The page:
One of the main and biggest Greek islands, Crete, has by far the longest summers. You can get a decent tan here from April until early November. Spring is the golden time to come: in April and May the island is comparatively empty of tourists, the weather clear and not overpoweringly hot, and every scene is brightened by a profusion of wildflowers. By mid-June is when the rush is getting started, with and July & August being only the hottest, but also the most crowded and most expensive periods of time. They are also intermittently ruined by ferocious winds and accompanying high seas, which sometimes make a boat trip pretty uncomfortable, but to be honest with you, it’s not that bad – at their worst can mean staying indoors for a day or two, but no more. Crowds gradually thin out in September, and Autumn can be a great time to visit again.
Given that, and taking into consideration that you have 14 days to spend on your holidays, here is an interesting road trip itinerary for your next vacation. I hope you get some interesting ideas about what to do in Crete and how to use the time here more efficiently which will end up in some beautiful memories.
Rent a car at the Heraklion Airport, book a room at one of the hotels in town, and take a walk around the Archaeological Museum. Take the path through the old town area by admiring the Historical Museum of Crete and the Christian Art Museum. Next morning, pay a visit to Knossos Palace.
After you take lunch in Heraklion, take the car to Agios Nikolaos, and have another night there by using either Booking.com or Airbnb. Enjoy the nightlife of the city, and take the second day in the morning a boat trip to Spinalonga, a former colony of lepers.
Have lunch in Agios Nikolaos, and take the road to Toplou Monastery and Vai beach, through Sitia city. Book two nights near Kouremenos Beach. On the fourth day, go hiking through the Hohlahiés canyon and windsurfing at Koureménos.
Continue the road passing through Ziros and Makry Gialos. You will see several beaches along the way. Stop for lunch (and a visit to the museum) in Ierapetra. Then head west and spend the night at Myrtos.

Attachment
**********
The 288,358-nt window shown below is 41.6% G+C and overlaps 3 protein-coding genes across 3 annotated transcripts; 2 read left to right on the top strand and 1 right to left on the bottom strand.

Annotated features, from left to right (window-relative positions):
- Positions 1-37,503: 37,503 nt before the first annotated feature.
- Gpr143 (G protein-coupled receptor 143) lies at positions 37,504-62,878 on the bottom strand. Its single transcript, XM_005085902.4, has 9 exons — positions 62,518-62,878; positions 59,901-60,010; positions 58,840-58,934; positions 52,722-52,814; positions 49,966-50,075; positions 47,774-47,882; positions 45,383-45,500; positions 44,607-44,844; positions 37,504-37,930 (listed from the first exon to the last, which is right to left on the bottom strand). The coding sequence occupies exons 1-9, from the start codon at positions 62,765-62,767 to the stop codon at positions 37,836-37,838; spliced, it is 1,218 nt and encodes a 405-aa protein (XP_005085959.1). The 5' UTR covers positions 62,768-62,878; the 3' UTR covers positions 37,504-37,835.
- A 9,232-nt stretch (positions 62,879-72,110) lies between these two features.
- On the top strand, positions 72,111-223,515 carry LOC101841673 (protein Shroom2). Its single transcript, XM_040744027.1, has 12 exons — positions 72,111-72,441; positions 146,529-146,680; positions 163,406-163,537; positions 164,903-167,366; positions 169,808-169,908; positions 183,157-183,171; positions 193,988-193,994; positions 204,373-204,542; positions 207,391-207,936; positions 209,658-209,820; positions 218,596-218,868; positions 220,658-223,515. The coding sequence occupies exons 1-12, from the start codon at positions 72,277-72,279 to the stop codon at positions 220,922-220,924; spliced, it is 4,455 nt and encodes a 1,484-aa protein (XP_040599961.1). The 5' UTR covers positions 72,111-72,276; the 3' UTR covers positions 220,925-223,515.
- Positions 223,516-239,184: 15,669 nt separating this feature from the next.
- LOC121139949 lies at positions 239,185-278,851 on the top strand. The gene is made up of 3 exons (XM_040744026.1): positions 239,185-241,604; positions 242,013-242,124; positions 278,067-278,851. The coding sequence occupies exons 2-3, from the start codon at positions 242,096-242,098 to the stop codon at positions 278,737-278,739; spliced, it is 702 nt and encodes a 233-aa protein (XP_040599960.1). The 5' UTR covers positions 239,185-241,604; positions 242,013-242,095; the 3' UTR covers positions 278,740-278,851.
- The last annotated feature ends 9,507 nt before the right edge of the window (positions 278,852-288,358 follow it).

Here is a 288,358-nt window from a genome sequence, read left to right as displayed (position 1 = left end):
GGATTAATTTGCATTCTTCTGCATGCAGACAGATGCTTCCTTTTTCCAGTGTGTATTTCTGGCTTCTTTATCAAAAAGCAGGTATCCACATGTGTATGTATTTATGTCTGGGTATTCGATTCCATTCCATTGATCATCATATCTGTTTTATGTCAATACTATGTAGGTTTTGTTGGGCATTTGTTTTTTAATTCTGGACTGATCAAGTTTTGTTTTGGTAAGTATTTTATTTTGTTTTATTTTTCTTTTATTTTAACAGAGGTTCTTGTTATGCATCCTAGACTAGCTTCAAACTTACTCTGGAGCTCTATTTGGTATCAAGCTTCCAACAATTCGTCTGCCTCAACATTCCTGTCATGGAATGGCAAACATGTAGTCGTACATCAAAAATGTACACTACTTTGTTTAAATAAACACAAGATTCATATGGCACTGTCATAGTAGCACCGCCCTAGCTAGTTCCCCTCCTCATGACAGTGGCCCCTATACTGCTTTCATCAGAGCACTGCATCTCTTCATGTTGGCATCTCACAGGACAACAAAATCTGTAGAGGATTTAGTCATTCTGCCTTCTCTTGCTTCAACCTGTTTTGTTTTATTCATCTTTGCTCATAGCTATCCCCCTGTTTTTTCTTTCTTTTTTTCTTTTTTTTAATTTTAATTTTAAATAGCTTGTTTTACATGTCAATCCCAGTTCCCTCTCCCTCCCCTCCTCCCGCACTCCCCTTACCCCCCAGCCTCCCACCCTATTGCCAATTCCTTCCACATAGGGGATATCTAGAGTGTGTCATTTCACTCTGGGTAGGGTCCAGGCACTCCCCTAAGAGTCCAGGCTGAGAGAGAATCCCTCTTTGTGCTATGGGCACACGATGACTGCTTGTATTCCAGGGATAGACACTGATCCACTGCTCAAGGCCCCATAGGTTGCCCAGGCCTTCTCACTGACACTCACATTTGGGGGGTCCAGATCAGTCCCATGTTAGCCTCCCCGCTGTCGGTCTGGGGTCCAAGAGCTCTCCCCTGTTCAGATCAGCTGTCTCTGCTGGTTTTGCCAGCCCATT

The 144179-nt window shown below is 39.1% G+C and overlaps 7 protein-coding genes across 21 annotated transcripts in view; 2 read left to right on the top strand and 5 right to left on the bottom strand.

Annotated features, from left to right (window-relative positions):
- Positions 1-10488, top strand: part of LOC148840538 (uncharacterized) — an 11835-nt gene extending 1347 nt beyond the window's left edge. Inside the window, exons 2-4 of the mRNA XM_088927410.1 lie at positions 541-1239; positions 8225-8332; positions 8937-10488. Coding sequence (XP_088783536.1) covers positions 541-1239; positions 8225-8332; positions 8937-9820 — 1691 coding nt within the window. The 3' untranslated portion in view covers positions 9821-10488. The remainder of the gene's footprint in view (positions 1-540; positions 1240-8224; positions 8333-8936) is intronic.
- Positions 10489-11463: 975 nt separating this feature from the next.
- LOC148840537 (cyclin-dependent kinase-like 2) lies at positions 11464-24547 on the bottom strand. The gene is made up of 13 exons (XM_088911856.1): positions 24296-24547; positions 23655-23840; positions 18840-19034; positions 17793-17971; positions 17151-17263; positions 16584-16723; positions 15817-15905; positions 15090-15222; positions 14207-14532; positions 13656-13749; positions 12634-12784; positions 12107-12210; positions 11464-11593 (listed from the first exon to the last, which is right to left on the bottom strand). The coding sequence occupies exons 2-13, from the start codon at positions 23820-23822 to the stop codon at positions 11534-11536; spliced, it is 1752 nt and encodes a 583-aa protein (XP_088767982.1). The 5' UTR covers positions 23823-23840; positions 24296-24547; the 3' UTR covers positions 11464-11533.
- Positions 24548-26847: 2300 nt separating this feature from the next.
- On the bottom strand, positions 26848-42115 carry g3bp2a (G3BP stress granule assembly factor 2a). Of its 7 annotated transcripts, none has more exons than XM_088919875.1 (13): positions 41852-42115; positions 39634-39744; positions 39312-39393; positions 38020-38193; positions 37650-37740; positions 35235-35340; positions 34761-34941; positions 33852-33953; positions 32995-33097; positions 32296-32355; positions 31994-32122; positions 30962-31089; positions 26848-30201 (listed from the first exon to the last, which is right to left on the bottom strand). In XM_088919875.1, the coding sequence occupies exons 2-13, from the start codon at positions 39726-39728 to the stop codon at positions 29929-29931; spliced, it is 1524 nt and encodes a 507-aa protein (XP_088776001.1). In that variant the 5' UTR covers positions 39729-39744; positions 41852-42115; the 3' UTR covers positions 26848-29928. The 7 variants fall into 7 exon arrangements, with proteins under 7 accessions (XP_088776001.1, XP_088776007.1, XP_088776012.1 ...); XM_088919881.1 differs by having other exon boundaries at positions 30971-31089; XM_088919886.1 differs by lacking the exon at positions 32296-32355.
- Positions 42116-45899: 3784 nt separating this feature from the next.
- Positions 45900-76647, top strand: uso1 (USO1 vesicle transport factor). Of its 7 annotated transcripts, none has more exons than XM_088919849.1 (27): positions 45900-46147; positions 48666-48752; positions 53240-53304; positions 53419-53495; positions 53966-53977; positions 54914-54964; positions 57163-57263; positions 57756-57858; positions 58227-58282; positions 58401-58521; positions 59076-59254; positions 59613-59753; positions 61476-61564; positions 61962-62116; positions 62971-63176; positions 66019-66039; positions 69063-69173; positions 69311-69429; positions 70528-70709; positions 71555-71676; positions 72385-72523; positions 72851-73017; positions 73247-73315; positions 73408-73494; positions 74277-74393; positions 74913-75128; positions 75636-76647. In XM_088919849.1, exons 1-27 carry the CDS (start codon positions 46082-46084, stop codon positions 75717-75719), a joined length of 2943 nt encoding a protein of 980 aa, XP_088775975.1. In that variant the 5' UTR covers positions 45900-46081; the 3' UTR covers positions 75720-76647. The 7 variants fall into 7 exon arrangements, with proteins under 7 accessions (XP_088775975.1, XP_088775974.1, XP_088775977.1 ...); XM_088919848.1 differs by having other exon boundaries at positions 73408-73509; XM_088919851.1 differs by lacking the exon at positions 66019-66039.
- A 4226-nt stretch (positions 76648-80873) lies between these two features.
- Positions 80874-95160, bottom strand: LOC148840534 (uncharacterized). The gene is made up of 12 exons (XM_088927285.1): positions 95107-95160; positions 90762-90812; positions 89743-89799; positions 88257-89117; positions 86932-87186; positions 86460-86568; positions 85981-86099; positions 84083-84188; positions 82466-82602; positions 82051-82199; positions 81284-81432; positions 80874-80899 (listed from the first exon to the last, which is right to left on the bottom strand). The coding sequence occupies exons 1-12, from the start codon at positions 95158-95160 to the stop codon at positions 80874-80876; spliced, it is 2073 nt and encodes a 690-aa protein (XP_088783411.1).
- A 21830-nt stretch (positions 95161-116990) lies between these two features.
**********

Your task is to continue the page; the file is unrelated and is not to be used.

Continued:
Enter the island from Myrtos to the Mesará Valley, stopping at Ano Viannos where you can admire church frescoes, then to Zaròs, where you will spend the next two nights. On the seventh day, walk through the Rouvas canyon or visit the monasteries of Vrondisi and Agios Fanourios. Take a detour to the ancient city of Gortys.
Pass by the two Minaic cities Phaistos and Agia Triáda. Take a lunch break in Vóri or Matala (and a bath if you choose the second option). End your day in Plakias or Spili, where you can stay for two nights. Wake up early for a tour of the Amári Valley to visit the churches in the area. At noon, you can take a dip in the sea at Agios Pavlos Beach.
On the way to Réthymno, stop at Arkádi Monastery and then stay two nights in this charming old town. The next day you should dedicate it entirely to the old centre, visiting especially Fortezza, the Museum of History and the Museum of Folk Art.
Head west to Chania, but not before taking a swim in Lake Kourná. You can also have lunch in the area. When you arrive in Chania, stay at one of the hotels in the old town for two nights. The afternoon and the next day will be enough to enjoy the city’s museums, shops and restaurants.
Park and take the bus in the early hours of the morning to Xyloskala for a breathtaking hike through the Samaria Gorge. Stay overnight in Agia Roumeli, the next day take the boat to Sougia or Paleohora for a swim in the crystal clear sea. Take the bus back to Chania, retrieve the car and head to the airport.
Hope you enjoyed the reading and got some inspiration for your next trip. If you are interested to find out more about Crete: local stories, events, adventurous itineraries etc. – don’t hesitate to sign-up below. Have a great one!